Every day, Wall Street analysts upgrade some stocks, downgrade others, and "initiate coverage" on a few more. But do these analysts even know what they're talking about? Today, we're taking one high-profile Wall Street pick and putting it under the microscope...
Cybersecurity specialist Palo Alto Networks (NYSE:PANW) reported its fiscal Q1 2019 earnings yesterday. The results were pretty impressive. Expected to earn $1.05 per share on revenue of $631.9 million, Palo Alto instead reported EPS of $1.17 (albeit, pro forma) on $656 million in revenue.
Furthermore, the company announced new guidance for its second fiscal quarter of 2019 that likewise exceeded estimates. According to management, Palo Alto is on a path toward earning $1.20 per share or better (analysts are only looking for $1.20, period), with sales likely to come in close to $680 million -- ahead of the average analyst estimate of $669 million.
So why is it that everyone and his brother on Wall Street seems to be cutting their price targets on Palo Alto Networks stock today?
Cutting Palo's price targets
No fewer than five separate stock analysts -- BMO Capital, Citigroup, Credit Suisse, Jefferies, and Piper Jaffray -- have announced price target cuts on Palo Alto, according to a survey of recent analyst actions on StreetInsider.com (subscription required). The cuts these analysts are announcing land all over the map -- falling all the way to $160 at ultra-conservative Credit Suisse, but slipping only a bit to a still-staggering price target of $249 a share at uber-optimistic Jefferies. (For context, Palo Alto Networks stock costs less than $178 today.)
But why are these analysts cutting targets at all, given the blowout quarter Palo Alto just reported, and its rising guidance as well?
Credit Suisse explains: "We maintain our respect for PANW's market leadership, strong execution and superlative messaging." Regardless, Credit Suisse's big-picture thesis is that Palo Alto's firewall technology is at risk of becoming irrelevant "in a cloud-first world," and this threatens the company's prospects over the longer term.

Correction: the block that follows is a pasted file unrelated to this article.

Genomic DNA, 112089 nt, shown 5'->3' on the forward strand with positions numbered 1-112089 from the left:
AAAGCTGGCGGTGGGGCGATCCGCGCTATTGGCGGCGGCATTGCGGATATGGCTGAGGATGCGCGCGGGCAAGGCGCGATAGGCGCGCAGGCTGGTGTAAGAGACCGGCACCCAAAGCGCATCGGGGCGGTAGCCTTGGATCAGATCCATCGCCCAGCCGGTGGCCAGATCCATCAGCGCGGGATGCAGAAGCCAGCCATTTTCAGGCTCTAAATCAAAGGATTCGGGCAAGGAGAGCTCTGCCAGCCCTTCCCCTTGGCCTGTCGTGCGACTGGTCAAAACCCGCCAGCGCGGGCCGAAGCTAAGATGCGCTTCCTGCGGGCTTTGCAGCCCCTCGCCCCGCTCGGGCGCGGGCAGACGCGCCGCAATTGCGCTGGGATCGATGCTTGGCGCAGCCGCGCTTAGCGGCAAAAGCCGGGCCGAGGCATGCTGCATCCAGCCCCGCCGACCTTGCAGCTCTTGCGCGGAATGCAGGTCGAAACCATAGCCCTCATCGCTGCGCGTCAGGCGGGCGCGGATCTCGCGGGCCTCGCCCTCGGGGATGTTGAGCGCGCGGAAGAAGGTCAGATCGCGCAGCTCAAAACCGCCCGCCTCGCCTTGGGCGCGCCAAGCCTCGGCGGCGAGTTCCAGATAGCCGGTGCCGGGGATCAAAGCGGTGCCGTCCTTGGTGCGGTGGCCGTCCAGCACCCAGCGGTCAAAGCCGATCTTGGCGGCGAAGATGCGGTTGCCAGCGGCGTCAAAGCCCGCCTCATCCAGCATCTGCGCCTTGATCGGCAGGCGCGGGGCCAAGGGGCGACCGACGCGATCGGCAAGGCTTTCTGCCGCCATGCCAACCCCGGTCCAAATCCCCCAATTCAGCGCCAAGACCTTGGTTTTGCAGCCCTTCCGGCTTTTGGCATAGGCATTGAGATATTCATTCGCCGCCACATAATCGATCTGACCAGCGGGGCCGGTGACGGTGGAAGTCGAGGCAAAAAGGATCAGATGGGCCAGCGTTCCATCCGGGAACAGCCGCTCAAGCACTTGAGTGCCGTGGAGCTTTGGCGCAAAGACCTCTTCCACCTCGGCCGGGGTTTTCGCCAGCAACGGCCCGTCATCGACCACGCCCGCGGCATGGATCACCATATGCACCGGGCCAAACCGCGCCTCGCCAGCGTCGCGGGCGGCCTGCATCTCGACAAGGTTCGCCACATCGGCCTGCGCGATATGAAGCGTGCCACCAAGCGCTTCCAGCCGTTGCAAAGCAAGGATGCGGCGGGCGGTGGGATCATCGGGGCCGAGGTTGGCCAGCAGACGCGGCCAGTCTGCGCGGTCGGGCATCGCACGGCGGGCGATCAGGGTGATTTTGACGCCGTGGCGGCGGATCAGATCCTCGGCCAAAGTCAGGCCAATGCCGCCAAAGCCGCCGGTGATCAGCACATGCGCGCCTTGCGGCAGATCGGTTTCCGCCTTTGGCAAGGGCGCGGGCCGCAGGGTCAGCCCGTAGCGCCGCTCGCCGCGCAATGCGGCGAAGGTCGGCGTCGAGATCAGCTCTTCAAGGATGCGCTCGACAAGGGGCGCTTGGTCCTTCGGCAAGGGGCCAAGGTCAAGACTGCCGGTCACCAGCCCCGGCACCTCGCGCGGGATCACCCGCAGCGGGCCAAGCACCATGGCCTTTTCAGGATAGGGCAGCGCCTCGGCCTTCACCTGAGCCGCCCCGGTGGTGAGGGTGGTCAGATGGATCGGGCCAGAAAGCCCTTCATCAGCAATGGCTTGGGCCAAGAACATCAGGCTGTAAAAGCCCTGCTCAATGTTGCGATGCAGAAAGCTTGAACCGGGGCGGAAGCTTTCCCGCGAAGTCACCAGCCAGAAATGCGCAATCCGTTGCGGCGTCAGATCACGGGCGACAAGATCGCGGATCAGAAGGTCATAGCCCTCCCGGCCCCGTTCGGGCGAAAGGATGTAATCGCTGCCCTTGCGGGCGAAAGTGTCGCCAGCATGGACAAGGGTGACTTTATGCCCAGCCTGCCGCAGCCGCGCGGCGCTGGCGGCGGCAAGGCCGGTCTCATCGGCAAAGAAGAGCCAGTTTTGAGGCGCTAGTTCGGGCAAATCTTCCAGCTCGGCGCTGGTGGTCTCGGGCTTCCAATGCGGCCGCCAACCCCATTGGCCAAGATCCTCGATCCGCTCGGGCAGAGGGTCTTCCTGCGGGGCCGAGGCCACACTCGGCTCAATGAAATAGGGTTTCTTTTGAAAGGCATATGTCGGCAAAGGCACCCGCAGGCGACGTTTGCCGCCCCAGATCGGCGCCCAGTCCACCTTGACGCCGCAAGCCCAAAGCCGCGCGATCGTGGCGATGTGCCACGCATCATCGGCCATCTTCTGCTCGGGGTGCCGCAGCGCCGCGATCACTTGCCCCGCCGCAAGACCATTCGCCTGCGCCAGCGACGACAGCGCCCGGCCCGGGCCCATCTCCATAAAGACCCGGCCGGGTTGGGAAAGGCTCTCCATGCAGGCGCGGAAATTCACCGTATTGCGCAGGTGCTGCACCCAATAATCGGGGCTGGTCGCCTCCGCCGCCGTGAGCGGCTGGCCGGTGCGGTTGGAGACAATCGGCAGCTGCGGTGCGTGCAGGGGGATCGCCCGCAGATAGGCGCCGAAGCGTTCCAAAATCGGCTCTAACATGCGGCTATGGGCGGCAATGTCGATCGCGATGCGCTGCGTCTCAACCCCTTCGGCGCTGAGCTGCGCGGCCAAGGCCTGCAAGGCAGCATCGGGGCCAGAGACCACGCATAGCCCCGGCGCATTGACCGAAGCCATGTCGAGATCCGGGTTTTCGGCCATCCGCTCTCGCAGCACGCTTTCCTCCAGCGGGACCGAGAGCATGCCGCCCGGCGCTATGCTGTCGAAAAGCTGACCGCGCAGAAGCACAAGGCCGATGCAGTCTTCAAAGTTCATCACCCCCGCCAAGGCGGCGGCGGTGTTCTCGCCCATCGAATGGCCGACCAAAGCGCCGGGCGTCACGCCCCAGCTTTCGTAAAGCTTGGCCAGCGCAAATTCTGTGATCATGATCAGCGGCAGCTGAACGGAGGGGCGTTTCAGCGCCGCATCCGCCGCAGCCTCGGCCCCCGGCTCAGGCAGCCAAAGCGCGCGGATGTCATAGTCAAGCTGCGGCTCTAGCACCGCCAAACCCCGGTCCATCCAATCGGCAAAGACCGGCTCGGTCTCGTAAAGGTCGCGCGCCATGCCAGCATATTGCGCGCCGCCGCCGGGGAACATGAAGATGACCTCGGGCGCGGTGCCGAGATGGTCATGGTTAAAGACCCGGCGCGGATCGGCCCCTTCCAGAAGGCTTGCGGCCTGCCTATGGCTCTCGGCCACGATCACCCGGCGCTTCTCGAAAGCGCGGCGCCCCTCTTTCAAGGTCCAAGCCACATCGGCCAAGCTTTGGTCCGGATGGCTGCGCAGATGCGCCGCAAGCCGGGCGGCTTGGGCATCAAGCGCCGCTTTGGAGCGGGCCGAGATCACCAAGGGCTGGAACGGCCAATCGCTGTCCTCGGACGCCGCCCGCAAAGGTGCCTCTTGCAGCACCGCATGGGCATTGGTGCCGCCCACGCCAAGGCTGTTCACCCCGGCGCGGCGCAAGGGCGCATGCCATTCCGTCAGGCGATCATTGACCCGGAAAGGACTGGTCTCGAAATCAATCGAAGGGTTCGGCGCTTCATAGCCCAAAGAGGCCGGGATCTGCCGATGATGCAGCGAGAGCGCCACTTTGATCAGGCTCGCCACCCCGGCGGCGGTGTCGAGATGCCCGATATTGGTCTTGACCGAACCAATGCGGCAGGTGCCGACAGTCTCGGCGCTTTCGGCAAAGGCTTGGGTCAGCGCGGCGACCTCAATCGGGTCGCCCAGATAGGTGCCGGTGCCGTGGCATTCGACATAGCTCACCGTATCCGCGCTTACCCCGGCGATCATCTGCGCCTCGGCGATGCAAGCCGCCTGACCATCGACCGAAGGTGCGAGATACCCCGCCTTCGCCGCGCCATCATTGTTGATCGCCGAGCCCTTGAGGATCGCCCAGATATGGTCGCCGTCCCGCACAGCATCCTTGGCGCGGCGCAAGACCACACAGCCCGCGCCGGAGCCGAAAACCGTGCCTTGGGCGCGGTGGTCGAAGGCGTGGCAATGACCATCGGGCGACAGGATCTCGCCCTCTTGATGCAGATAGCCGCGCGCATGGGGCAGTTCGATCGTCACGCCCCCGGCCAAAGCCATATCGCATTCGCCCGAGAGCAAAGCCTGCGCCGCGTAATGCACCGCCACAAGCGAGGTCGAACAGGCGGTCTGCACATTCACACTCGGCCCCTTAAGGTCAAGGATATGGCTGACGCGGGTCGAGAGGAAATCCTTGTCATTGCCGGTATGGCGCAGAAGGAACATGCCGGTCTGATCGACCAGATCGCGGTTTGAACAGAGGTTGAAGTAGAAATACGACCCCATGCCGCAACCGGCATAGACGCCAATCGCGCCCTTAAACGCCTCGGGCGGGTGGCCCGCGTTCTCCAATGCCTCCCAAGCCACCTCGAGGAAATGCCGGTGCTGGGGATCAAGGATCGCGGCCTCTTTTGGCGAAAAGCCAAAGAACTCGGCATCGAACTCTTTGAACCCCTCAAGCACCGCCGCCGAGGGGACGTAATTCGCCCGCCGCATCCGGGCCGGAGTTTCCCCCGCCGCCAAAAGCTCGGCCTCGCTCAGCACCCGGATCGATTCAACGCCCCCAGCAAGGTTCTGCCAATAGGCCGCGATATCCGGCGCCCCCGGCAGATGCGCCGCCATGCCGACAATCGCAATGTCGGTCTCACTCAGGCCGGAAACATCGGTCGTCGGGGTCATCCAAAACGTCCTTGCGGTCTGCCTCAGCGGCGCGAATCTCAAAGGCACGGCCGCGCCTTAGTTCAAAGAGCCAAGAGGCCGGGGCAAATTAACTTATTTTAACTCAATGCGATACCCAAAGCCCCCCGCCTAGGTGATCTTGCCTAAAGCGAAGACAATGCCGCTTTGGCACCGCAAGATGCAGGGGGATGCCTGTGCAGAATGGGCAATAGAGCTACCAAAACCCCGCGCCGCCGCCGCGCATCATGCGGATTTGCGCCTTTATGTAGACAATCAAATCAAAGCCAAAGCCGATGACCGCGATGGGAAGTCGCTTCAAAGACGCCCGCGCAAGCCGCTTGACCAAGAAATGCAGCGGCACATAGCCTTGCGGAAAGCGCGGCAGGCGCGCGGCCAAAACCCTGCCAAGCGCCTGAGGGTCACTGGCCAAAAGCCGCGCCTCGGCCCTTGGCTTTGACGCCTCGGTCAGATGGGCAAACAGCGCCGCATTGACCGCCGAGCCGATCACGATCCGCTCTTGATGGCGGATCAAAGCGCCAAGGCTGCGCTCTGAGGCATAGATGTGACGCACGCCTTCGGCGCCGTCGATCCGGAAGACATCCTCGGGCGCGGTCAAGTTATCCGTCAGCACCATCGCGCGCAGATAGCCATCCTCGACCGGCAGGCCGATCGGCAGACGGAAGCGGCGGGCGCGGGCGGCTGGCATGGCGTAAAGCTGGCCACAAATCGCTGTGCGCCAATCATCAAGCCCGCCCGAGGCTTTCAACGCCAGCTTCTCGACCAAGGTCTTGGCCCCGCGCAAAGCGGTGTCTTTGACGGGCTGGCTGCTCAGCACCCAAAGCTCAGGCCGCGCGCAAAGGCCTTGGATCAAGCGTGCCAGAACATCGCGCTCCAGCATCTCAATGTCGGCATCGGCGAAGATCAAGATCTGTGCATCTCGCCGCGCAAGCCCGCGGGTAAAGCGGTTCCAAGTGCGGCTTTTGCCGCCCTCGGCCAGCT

Upgrading Palo Alto stock
Not everyone is as worried about this as Credit Suisse is, however. Fool.com contributor Harsh Chauhan, for example, recently pointed out how Palo Alto Networks may be getting ahead of this threat by acquiring companies that play more to this "cloud-first world" that Credit Suisse mentions. In fact, Palo Alto bought cloud infrastructure security specialist Evident.io just earlier this year, and the company now "aims to offer an integrated cloud security service that brings a plethora of features -- such as real-time security, advanced threat detection, analytics, and compliance monitoring -- onto a single dashboard."
Between this, the earnings beat, and the guidance raise we saw yesterday, two other analysts are getting downright optimistic about Palo Alto Networks. While others were cutting their price targets, you see, today analysts at both Gabelli and First Analysis upgraded their ratings on Palo Alto stock -- to buy and outperform, respectively.
First Analysis writes, in a note covered by TheFly.com, that it was impressed by Palo Alto's "strong" Q1 results and guidance that exceeded estimates.
Gabelli, too, is optimistic: "We have a favorable view of Palo Alto Networks' market leadership, technology platform, and competitive security platform. We believe Palo Alto Networks can continue to deliver outstanding strong sales growth, win market share and expand its operating profitability." Moreover, the "shares are attractive again at its current valuation."
The upshot for investors
So Wall Street is split on Palo Alto Networks right now, with some analysts fearing the company's recent outperformance will give way to irrelevance in this fast-changing tech industry, while others see no such slowdown in sight -- and see Palo Alto Networks as a bargain-priced. Which view should investors cleave to?
If you ask me, the latter looks more likely. According to most analysts who follow the stock, Palo Alto Networks is on track to grow its profits at about 22% annually over the next five years, and recent results show no reason to doubt that. Palo Alto's revenue grew 31% year over year in the most recent quarter, and its deferred revenue (payment received, but for services not yet provided and so not yet billed) grew 34%. Pro forma profits surged 56% in Q1, while the company's GAAP loss shrank by 41%.
Granted, we don't yet have an up-to-date free cash flow number on Palo Alto (because management didn't include a cash flow statement in its earnings release, tsk, tsk). Still, at last report the company was generating cash profits at the rate of $925 million per year (according to data from S&P Global Market Intelligence). On Palo Alto's $15 billion debt-adjusted market cap, that works out to an enterprise value-to-free-cash-flow ratio of just 16.2.
I think that's a very attractive price to pay for a company that just beat earnings estimates so soundly -- and lifted its guidance, to boot. You can find me down in the camp of investors "upgrading" Palo Alto Networks today.